Bon Appetit Appalachia

ATLANTA – Food lovers will now have an easier way to locate delicious culinary-related destinations in Georgia’s Appalachian region, thanks to a new guide launched today in the state.

Bon Appétit Appalachia!, a “mapguide” showcasing 24 locations in Georgia, was introduced at Jaemor Farms in Alto today during a program featuring Molly Theobold, Director of Program Operations for the Appalachian Regional Commission (ARC). Also in attendance were Gretchen Corbin, Commissioner of the Georgia Department of Community Affairs (DCA), Gary Black, Commissioner of the Department of Agriculture, and Kevin Langston, Deputy Commissioner for Tourism. The announcement was followed by a luncheon featuring a sampling of locally grown and produced foods from the 37 Georgia counties in the Appalachia region.

“Our hope is that the map will provide a taste of the Appalachian region’s diversity and abundance of local food destinations, encouraging new visitation and raising the profile of the entire region,” said Theobold.

The mapguide features 283 sites throughout the 13-state Appalachia region, including local farms, farmers markets, farm-to-table restaurants, wineries, craft breweries, and other culinary destinations. The map is available as a detailed interactive feature at, which offers an expanded list of more than 650 Appalachian food destinations, including 78 in Georgia. These sites were selected during the spring of 2013 through an online nomination process and the mapguide was first available as an insert in the summer 2014 issue of Food Traveler Magazine.

“Culinary attractions are a top driver for tourism, and this map is a great way to make it easy for our guests to find and experience North Georgia’s food and agritourism offerings,” said Kevin Langston, Deputy Commissioner for Tourism at the Georgia Department of Economic Development.

“It will introduce a whole new audience to the region, not only for its unique dining, but also for its history, culture and scenic beauty that will continue to attract visitors to North Georgia.”

“It’s our honor to work with the Appalachian region in Georgia to actively promote our economy, heritage, history and environment. In addition to initiatives like Bon Appétit Appalachia!, the Georgia ARC program provides funding of more than $3.5 million in the region annually to assist with projects such as infrastructure, workforce development, small business development and tourism,” said Gretchen Corbin, Commissioner of the Georgia Department of Community Affairs, which administers ARC programs in Georgia. Corbin is the official representative for Gov. Nathan Deal, a member of the Appalachian Regional Commission.

The Georgia destinations listed in the printed Bon Appétit Appalachia! mapguide are as follows. The complete list can be found at

  • 61 Main (Jasper-Pickens County)
  • Bernie’s Restaurant at Nacoochee Valley Guest House (Sautee Nacoochee-White County)
  • Byron Herbert Reece Farm & Heritage Center (Blairsville-Union County)
  • Cherry Street Brewing Cooperative and Rick Tanner’s Grille & Bar (Cumming-Forsyth County)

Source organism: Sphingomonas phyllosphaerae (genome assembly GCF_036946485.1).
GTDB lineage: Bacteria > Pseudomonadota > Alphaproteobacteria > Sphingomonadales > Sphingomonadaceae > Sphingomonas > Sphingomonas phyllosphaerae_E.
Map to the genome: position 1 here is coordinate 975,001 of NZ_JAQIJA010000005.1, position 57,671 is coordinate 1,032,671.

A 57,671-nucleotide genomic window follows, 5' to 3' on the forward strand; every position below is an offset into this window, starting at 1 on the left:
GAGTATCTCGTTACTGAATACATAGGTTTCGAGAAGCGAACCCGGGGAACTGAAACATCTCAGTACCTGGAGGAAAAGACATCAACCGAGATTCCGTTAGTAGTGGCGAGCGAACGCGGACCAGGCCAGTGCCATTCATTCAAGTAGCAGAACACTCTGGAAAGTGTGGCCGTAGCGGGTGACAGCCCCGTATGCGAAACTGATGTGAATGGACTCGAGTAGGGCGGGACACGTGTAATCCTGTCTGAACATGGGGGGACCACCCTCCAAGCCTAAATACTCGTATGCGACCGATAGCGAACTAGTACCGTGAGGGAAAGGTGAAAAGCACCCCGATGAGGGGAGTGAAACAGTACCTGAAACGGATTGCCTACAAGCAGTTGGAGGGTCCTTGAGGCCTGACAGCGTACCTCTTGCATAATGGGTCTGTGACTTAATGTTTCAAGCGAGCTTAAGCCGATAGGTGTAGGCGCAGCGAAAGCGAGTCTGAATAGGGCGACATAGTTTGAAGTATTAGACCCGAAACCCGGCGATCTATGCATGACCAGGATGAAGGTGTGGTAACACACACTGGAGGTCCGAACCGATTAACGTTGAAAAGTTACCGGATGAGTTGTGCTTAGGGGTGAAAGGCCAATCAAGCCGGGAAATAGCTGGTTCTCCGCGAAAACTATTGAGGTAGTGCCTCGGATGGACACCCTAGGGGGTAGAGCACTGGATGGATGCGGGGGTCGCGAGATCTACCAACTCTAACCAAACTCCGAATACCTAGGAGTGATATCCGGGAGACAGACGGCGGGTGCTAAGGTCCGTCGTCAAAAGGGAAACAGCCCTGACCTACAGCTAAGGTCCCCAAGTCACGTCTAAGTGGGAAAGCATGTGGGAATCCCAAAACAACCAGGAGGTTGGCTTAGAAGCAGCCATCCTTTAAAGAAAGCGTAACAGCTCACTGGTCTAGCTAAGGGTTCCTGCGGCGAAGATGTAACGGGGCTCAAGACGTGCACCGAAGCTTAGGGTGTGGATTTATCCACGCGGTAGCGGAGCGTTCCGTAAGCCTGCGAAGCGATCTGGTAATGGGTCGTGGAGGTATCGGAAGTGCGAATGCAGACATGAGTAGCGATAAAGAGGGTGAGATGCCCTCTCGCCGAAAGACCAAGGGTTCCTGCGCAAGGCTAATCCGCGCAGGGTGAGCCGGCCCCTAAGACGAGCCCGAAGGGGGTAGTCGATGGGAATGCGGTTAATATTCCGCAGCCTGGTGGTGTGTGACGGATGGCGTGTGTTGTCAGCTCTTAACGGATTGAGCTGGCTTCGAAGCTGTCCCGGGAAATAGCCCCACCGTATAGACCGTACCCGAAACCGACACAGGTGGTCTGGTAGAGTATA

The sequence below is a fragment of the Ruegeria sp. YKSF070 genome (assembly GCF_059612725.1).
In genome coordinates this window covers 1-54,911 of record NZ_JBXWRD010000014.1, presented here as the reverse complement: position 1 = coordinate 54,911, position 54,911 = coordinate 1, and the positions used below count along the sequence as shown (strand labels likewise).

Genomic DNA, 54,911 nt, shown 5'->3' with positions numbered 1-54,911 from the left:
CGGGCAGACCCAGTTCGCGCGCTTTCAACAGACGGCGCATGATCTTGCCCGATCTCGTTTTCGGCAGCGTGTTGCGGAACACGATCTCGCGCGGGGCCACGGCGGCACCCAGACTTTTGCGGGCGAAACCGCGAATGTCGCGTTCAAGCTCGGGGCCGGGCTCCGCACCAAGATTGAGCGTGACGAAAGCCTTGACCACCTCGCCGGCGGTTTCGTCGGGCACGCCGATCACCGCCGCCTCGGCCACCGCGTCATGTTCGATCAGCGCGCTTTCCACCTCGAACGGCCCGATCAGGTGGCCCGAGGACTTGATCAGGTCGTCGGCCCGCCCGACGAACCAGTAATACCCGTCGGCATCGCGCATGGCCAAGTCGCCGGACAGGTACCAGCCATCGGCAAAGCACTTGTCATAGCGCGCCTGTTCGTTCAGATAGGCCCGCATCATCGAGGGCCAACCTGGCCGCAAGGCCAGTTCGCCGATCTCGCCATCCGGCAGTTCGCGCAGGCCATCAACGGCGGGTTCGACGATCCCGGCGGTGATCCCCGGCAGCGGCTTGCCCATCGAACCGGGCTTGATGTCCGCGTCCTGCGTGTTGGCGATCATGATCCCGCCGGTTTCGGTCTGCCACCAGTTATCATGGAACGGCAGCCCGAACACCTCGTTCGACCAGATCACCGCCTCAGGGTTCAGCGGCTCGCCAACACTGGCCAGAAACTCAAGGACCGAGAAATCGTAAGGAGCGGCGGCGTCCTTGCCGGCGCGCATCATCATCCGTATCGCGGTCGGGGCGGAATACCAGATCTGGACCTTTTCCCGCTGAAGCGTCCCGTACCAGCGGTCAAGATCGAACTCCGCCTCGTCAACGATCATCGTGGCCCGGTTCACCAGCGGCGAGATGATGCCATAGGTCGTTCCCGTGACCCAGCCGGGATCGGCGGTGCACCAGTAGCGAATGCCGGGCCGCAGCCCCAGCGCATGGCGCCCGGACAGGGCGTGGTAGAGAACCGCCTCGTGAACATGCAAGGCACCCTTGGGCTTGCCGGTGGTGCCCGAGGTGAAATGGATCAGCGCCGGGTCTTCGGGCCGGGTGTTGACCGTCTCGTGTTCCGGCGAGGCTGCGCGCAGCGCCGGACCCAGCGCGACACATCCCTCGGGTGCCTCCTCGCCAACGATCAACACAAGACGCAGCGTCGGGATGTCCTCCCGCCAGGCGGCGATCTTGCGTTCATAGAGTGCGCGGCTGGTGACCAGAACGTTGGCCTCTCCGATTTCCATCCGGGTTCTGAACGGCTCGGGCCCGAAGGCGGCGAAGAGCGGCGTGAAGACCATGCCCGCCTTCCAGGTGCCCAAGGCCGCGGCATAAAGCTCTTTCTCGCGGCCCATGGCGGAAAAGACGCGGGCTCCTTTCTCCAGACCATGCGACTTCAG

• Crane Creek Vineyards (Young Harris-Towns County)
  • Dahlonega Wine Trail (Lumpkin County)
  • Dallas Farmers Market (Dallas-Paulding County)
  • Dawsonville Moonshine Distillery (Dawsonville-Dawson County)
  • Garlic Festival (Cleveland-White County)
  • Georgia Apple Festival (Ellijay-Gilmer County)
  • Grapes & Beans Café (Clayton-Rabun County)
  • Green Bean Festival (Blairsville-Union County)
  • Habersham Winery (Helen-White County)
  • Jaemor Farmer Market (Alto-Hall County)
  • Mountain Fresh Creamery (Clermont-Hall County)
  • Mountain Valley Farm and Farm Store (Ellijay-Gilmer County)
  • North Georgia Farm Trail (Gilmer, Fannin, Union & Towns Counties)
  • Paradise Hills Vineyard & Farm Winery (Blairsville-Union County)
  • Serenberry Vineyards (Morganton-Fannin County)
  • Shields Ethridge Heritage Farm (Jefferson-Jackson County)
  • Simply Homegrown: A Farmers’ Market (Dillard-Rabun County)
    • Union County Farmers Market (Blairsville-Union County)
    • Unicoi Wine Festival (Helen-White County)
    • Unicoi Wine Trail (White County)

Thirty-seven Georgia counties are members of the Appalachian Regional Commission (ARC), a regional economic development agency that represents a partnership of federal, state, and local government. Established by an act of Congress in 1965, ARC is composed of the governors of the 13 Appalachian states and a federal co-chair, who is appointed by the President. Local participation is provided through multi-county local development districts. ARC funds projects that address the four goals identified in the Commission's strategic plan: increase job opportunities and per capita income in Appalachia; strengthen the capacity of the people of Appalachia to compete in the global economy; develop and improve Appalachia's infrastructure to make the region economically competitive; and build the Appalachian Development Highway System. Each year ARC provides funding for several hundred projects in the Appalachian Region in areas such as business development, education and job training, infrastructure, telecommunications, community development, housing, and transportation.

The Georgia Department of Community Affairs (GDCA) partners with communities to create a climate of success for Georgia’s families and businesses through community and economic development, local government assistance, and safe and affordable housing. Using state and federal resources, GDCA helps communities spur private job creation, implement planning, develop downtowns, generate affordable housing solutions and promote volunteerism. GDCA also helps qualified low- and moderate- income Georgians buy homes, rent housing, and prevent foreclosure and homelessness. For more information, visit